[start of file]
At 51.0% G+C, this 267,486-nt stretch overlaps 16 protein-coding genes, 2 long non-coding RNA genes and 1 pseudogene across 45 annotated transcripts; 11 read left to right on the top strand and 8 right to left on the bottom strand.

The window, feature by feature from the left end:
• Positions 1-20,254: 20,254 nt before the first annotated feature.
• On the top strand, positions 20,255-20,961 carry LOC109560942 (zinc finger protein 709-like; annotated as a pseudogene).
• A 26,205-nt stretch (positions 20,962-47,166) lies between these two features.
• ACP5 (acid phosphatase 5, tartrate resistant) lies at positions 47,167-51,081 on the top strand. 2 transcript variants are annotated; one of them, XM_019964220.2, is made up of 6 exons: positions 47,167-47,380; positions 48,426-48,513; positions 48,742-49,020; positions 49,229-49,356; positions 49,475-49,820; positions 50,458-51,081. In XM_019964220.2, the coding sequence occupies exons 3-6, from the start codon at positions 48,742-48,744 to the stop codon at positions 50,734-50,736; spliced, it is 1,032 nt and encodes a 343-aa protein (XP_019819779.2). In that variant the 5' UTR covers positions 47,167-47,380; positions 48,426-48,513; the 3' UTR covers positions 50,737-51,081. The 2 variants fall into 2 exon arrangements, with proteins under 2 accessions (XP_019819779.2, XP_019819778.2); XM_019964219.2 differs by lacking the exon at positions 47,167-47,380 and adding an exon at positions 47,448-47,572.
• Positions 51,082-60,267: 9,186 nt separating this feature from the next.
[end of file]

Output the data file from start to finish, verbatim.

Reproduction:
At 51.0% G+C, this 267,486-nt stretch overlaps 16 protein-coding genes, 2 long non-coding RNA genes and 1 pseudogene across 45 annotated transcripts; 11 read left to right on the top strand and 8 right to left on the bottom strand.

The window, feature by feature from the left end:
• Positions 1-20,254: 20,254 nt before the first annotated feature.
• On the top strand, positions 20,255-20,961 carry LOC109560942 (zinc finger protein 709-like; annotated as a pseudogene).
• A 26,205-nt stretch (positions 20,962-47,166) lies between these two features.
• ACP5 (acid phosphatase 5, tartrate resistant) lies at positions 47,167-51,081 on the top strand. 2 transcript variants are annotated; one of them, XM_019964220.2, is made up of 6 exons: positions 47,167-47,380; positions 48,426-48,513; positions 48,742-49,020; positions 49,229-49,356; positions 49,475-49,820; positions 50,458-51,081. In XM_019964220.2, the coding sequence occupies exons 3-6, from the start codon at positions 48,742-48,744 to the stop codon at positions 50,734-50,736; spliced, it is 1,032 nt and encodes a 343-aa protein (XP_019819779.2). In that variant the 5' UTR covers positions 47,167-47,380; positions 48,426-48,513; the 3' UTR covers positions 50,737-51,081. The 2 variants fall into 2 exon arrangements, with proteins under 2 accessions (XP_019819779.2, XP_019819778.2); XM_019964219.2 differs by lacking the exon at positions 47,167-47,380 and adding an exon at positions 47,448-47,572.
• Positions 51,082-60,267: 9,186 nt separating this feature from the next.